Touching 'The Man Who Knew Infinity' seeks for the divinity in mathematics
Posted May 14, 2016
“THE MAN WHO KNEW INFINITY” — 3½ stars — Jeremy Irons, Dev Patel, Toby Jones, Stephen Fry, Jeremy Northam; PG-13 (thematic elements and smoking); in general release
Math is seldom the most popular or exciting subject in school, yet “The Man Who Knew Infinity” has turned the life story of a real-life mathematician into a moving and touching drama.
“Infinity” isn’t exactly two hours of someone writing formulas on a chalkboard. But the discipline isn’t hidden in the background either. “Infinity” is a story about love, adversity and passion, and at its heart is a gifted young man who sees God and art in the most unlikely of subjects.
The young man is Srinivasa Ramanujan (Dev Patel), an uneducated math whiz in India. We join his story in the early 20th century, shortly before the outbreak of World War I. Ramanujan’s knack for advanced mathematics is uncanny, and his work is groundbreaking, yet it seems to come from pure inspiration.
Despite his obvious talent, Ramanujan must overcome various cultural pressures to follow his passion. He struggles to earn enough money to support his young wife Janaki (Devika Bhise), and the seasoned academics he aspires to join in England are unwilling to trust the abilities of what they see as a lowly Indian.
But eventually Ramanujan secures passage to London and begins work under professor G.H. Hardy (Jeremy Irons) at Trinity College. His hope is to publish his groundbreaking work and eventually bring Janaki to England, but he quickly learns that talent alone is not enough to bring success.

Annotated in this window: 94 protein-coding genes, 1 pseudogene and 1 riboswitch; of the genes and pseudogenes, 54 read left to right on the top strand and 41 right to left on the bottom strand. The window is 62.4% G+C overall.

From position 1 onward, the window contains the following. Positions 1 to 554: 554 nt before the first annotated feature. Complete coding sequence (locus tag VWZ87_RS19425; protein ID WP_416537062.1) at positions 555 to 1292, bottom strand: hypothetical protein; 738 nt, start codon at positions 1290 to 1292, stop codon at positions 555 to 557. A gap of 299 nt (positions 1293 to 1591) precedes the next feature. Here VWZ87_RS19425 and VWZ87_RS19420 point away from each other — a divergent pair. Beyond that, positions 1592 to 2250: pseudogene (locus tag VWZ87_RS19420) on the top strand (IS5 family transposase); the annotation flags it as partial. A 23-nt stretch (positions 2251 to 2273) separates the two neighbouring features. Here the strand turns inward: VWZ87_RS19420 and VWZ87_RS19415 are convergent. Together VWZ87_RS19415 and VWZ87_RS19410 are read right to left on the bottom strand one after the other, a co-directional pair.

“Infinity’s” main conflict is built around the mentor-student relationship between Ramanujan and Hardy. The professor is a cold and logical atheist, a veteran academic who insists that his understudy provide the proof behind his work to give it accountability. But Ramanujan is young, impatient and idealistic and struggles to put in what he sees as busy work when God has given him such a natural gift.
There are other conflicts as well. Ramanujan’s mother has never supported his marriage to Janaki and interferes with their correspondence. And once war arrives in England, it casts a shadow over everything Ramanujan and his peers are trying to accomplish.
The sum of the effort is a sincere film that offers insight in surprising areas. You wouldn’t expect a film about mathematics to wrestle so transparently with the nature or existence of God, yet director Matthew Brown (who also wrote the screenplay) has brought out the divinity in Ramanujan’s story.
“Infinity” is not so much a film about good and evil as it is about flawed individuals learning to fill in the gaps of their own understanding. As it examines Ramanujan and Hardy’s relationship, “Infinity” works to reconcile the relationship of religion and science, rather than reduce it to an either-or fallacy.
Patel and Irons are well cast in their respective roles, and Toby Jones is also enjoyable as Professor Littlewood, one of Hardy’s longtime colleagues who is called away to serve in the military.
At one point, Hardy observes that Ramanujan “has been alone in (his) mind (his) whole life.” It’s a fascinating idea to think about and an effective way to describe a real-life character who struggled to combine talent and hard work into a transcendent result.
“The Man Who Knew Infinity” is rated PG-13 for some thematic elements and smoking; running time: 108 minutes.
Joshua Terry is a freelance writer and photojournalist who appears weekly on "The KJZZ Movie Show" and also teaches English composition for Salt Lake Community College. Find him online at facebook.com/joshterryreviews.